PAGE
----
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Plight of Palestinian woman




@btselem A woman arrived at a checkpoint in labor. The checkpoint was only partially functioning, as part of the arbitrary collective punishment Israel is imposing on Palestinians. “On Wednesday evening, I was at the northern entrance to the town of ‘Anata. There was a big traffic jam on both sides,” said Ma’ruf Ibrahim Muhammad a-Rifa’i to B’Tselem. “We were waiting in the traffic jam when a car drove up with a woman inside. The driver was honking the horn and had all four lights on to indicate an emergency. He begged people to let him pass. I saw the woman get out of the car. She was groaning in pain and shouting for help. It was obvious she was about to give birth. While she was pleading to be let through and we tried to make way for them, I saw her pants get wet, which meant her waters broke. We picked her up and walked for about 10 minutes, with her husband holding her body and us holding her legs. She screamed and cried the whole way. When we got to the junction and were about 10 meters from the Border Police officers, they saw us carrying her and did nothing. We walked along a dirt path around the checkpoint, where they allowed people to cross on foot, and put her into the car of a resident there. He turned around and drove quickly out of ‘Anata. I was later told he met a Red Crescent ambulance and the woman gave birth on the way. I don’t know how she’s doing.”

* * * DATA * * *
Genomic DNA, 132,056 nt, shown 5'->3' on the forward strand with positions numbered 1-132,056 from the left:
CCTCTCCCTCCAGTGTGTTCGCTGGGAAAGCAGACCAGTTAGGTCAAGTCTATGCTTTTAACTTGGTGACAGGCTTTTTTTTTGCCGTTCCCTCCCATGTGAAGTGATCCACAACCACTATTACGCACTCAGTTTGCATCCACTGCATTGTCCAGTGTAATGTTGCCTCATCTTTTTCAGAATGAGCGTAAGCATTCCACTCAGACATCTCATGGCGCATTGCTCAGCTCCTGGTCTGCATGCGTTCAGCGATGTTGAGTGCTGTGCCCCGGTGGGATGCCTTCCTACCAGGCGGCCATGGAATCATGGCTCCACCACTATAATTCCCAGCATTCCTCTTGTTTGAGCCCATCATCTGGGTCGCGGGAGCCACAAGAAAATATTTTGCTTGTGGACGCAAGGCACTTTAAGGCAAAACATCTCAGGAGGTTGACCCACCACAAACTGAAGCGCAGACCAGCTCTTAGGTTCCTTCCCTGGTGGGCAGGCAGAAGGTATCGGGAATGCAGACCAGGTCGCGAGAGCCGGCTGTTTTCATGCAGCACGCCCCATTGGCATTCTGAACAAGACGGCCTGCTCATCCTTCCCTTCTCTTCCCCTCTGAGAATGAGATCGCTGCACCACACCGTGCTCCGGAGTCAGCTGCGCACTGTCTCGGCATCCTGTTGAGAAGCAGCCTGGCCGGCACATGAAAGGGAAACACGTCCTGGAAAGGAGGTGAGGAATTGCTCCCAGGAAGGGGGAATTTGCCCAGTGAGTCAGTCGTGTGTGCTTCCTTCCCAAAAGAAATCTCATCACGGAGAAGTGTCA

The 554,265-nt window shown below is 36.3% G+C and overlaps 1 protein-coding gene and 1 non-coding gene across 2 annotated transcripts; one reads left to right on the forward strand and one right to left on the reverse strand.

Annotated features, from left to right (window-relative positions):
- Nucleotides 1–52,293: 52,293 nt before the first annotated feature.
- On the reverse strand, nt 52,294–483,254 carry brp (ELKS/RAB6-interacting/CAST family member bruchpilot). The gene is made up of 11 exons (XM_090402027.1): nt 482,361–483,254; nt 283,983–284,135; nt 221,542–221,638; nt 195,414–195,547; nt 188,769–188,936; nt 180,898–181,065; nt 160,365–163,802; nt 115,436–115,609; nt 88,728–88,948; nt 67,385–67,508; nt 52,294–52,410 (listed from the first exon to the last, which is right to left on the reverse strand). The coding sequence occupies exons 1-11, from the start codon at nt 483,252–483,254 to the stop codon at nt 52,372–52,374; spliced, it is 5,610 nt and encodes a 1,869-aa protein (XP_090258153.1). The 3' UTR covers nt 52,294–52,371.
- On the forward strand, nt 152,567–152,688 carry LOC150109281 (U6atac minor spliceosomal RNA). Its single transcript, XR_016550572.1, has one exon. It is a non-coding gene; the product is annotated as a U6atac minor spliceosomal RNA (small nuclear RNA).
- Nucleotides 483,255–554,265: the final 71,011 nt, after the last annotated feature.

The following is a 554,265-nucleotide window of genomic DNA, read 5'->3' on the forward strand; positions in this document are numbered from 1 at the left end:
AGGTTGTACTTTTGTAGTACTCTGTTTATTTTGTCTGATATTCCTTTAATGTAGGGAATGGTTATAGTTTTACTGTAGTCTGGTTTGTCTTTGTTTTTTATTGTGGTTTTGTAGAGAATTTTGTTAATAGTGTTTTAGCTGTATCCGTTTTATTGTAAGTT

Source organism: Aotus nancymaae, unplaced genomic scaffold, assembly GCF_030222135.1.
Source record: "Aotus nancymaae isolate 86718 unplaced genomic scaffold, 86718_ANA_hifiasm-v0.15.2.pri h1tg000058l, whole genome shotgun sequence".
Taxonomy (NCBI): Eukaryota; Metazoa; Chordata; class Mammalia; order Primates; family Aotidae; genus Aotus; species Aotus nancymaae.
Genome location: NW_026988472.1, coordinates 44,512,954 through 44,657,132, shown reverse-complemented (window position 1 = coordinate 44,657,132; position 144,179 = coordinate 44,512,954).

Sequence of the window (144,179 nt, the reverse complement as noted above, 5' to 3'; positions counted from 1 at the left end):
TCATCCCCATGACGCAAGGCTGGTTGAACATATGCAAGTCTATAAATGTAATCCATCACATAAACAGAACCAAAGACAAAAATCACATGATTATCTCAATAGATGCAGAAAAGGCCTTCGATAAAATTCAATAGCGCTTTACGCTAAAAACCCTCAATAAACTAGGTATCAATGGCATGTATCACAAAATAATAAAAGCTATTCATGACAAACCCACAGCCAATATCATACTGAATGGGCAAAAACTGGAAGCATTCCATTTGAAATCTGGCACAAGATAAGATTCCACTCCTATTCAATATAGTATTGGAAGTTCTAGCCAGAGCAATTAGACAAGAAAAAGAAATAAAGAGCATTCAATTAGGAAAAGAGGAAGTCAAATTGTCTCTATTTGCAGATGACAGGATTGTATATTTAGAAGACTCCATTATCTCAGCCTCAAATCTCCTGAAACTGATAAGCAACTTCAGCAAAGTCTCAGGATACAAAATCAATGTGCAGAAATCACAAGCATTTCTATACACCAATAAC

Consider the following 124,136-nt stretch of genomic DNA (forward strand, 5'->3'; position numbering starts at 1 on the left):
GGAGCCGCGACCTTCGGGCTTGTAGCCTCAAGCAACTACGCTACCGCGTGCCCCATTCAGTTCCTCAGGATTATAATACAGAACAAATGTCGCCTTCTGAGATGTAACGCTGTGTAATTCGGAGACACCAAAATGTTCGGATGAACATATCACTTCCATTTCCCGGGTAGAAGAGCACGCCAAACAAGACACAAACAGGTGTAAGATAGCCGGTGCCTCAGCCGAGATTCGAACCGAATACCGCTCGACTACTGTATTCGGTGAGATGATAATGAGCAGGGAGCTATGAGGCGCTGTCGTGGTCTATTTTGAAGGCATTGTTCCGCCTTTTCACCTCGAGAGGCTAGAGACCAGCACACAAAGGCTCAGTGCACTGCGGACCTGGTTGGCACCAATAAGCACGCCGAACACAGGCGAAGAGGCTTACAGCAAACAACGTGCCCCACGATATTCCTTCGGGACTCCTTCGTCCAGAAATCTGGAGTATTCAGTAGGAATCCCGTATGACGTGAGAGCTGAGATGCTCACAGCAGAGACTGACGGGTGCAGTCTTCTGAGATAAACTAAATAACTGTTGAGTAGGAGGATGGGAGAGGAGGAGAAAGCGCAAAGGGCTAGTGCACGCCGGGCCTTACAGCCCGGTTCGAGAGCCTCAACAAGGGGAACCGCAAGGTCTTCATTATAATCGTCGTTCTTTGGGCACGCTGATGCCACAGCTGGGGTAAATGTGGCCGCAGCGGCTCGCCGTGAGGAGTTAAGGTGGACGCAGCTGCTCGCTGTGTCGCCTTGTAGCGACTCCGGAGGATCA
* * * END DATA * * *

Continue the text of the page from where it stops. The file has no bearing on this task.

Dawn (@allegedlydawntjeshannon) • Instagram photos and videos

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23 November 2022

Israel demolished a primary school built in the Palestinian community of Khirbet a-Safai al-Foqa in Masafer Yatta, in the part of the South Hebron Hills the military declared Firing Zone 918. The forces removed the tables and chairs from the classrooms and confiscated them. The demolition was greenlighted by Supreme Court Justice Isaac Amit, who cancelled the temporary order he issued yesterday freezing the demolition.

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Solidarity with Palestine at the Worl Cup

Palestinians living in Qatar, as well as those visiting, are taking advantage of the world’s attention on the World Cup to make their flag prominent.

“The World Cup has given us a platform to make our voice heard,” Bader, a Palestinian based in Qatar, told Al Jazeera during a night of festivities in Lusail, home to Qatar’s biggest stadium, which will host the World Cup final.

"The World Cup has given us a platform to make our voice heard,” Bader, a Palestinian based in Qatar, told Al Jazeera during a night of festivities in Lusail, home to Qatar’s biggest stadium, which will host the World Cup final.